As you can probably tell/guess, I not only disagree, strongly, with what the ultra-Orthodox have been trying to do for years, but I also get quite angry about it. I'm certainly not alone. Many of my liberal (non-Orthodox) coreligionists have been disgusted by the attitudes and behavior of the ultra-Orthodox for a long time now. And, partially because of that, many have started to turn away from the Wall — to no longer see it as an important, or maybe even holy, site.
There are other reasons for this attitude towards the Wall, as well. Many find the treatment of the Kotel to be somewhat idolatrous. People pray at the Kotel as if God is more willing (more able?) to hear prayers there. People write prayers on pieces of paper and put them in the cracks of the wall, believing/assuming that somehow their prayers are more likely to be answered from being placed alongside those ancient stones. I know there are good, non-superstitious reasons to pray at the Wall, but my experience makes it pretty clear that most people are using the Wall in a superstitious way — as if it had inherent power. I suppose that there's another explanation for the fact that there is a website where can input your prayer, and they'll print it out and put in the Wall for you, but magic and superstition seem the most obvious explanation. You can probably guess how I feel about that attitude.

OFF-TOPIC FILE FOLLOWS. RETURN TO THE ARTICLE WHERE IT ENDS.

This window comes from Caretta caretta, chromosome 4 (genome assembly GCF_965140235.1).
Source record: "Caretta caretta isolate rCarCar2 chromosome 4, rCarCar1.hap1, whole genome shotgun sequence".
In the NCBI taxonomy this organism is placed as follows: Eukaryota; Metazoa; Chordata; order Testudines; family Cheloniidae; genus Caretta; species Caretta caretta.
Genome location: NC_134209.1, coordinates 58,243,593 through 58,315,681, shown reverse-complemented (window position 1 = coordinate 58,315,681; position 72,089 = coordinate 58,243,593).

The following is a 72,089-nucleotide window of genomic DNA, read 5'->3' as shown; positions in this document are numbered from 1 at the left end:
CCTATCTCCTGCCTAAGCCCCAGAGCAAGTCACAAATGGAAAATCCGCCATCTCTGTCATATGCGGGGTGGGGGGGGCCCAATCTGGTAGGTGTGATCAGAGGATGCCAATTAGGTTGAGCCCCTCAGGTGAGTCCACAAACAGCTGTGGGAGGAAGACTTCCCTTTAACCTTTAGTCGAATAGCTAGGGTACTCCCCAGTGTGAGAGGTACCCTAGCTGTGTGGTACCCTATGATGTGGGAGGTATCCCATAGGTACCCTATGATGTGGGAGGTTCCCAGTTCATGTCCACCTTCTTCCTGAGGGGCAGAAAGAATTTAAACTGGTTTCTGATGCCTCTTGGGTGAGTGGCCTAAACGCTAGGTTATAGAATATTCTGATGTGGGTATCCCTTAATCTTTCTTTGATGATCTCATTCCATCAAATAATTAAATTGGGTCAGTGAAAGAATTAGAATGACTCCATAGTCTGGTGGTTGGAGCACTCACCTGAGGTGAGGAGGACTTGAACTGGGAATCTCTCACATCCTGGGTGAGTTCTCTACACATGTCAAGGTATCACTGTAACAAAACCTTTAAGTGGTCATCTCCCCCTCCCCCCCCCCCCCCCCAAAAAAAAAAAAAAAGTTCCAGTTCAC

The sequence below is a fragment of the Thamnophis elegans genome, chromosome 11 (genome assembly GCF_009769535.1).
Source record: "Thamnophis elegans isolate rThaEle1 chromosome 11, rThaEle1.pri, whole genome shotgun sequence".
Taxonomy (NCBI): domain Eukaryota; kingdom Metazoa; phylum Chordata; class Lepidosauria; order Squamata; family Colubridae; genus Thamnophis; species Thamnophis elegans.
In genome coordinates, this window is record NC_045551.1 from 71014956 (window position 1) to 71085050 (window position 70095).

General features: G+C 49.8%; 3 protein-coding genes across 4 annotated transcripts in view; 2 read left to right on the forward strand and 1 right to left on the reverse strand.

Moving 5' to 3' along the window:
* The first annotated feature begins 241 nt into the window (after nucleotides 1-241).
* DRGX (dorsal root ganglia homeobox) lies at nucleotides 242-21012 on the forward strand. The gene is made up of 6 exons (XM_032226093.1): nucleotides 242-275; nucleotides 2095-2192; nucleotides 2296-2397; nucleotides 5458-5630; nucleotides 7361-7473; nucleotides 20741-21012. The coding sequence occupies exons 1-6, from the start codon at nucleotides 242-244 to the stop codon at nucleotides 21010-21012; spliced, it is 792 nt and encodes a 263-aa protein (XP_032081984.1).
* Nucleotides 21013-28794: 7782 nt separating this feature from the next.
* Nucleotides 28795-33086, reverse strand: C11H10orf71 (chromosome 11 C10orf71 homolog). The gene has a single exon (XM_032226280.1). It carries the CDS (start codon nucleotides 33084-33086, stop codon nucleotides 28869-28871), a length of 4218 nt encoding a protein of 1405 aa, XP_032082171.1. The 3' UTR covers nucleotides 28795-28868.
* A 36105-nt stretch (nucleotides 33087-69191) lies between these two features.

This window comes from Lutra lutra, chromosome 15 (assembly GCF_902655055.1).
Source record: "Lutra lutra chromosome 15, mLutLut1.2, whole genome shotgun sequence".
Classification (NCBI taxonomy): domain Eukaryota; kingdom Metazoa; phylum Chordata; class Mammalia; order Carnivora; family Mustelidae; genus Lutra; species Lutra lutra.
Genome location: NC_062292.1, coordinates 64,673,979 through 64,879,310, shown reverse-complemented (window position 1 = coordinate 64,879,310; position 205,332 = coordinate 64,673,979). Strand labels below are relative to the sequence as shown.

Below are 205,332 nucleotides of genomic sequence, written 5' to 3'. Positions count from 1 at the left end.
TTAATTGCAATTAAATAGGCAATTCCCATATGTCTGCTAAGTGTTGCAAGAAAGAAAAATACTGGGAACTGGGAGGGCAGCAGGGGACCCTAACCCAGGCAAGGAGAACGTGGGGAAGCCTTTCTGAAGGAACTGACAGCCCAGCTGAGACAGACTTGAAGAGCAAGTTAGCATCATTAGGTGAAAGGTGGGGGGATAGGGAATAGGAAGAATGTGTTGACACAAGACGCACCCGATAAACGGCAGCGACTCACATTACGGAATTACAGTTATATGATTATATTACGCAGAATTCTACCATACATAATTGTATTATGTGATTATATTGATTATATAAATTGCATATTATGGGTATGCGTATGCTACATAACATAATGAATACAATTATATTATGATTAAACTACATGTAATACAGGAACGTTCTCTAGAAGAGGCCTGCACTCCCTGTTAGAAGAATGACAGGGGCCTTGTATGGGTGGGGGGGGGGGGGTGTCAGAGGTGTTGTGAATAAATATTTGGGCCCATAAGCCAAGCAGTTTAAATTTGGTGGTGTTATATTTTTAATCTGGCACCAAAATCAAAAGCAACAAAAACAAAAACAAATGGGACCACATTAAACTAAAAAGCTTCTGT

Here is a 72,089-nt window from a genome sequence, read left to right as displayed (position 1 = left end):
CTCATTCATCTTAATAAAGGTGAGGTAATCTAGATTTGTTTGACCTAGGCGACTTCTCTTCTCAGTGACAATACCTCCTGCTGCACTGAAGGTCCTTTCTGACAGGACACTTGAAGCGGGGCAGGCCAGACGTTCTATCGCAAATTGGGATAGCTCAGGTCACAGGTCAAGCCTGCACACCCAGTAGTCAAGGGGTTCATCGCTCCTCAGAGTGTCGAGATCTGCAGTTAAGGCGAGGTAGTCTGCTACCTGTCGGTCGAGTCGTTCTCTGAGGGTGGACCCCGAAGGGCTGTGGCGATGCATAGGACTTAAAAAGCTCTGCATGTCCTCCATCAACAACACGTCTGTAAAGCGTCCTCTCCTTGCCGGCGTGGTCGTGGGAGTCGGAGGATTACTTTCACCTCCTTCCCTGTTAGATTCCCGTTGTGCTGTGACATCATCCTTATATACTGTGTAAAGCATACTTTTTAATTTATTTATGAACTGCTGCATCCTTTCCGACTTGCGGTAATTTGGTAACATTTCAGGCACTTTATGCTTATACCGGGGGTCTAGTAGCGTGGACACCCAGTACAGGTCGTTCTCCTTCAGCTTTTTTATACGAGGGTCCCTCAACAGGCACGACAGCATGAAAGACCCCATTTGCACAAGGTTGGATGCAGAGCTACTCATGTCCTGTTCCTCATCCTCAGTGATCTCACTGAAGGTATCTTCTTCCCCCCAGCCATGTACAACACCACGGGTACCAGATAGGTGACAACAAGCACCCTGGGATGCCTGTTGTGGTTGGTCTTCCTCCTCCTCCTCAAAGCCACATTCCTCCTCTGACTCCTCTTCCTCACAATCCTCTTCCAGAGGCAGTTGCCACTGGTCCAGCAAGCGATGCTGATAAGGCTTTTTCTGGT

Anyway, you add up the ultra-Orthodox control, the nasty, vicious non-egalitarian, and anti-feminist, anti-woman attitude of the powers that be, along with the (semi?) idolatrous treatment of the Kotel, and I can completely understand why some people are, quite frankly, sick of the whole thing.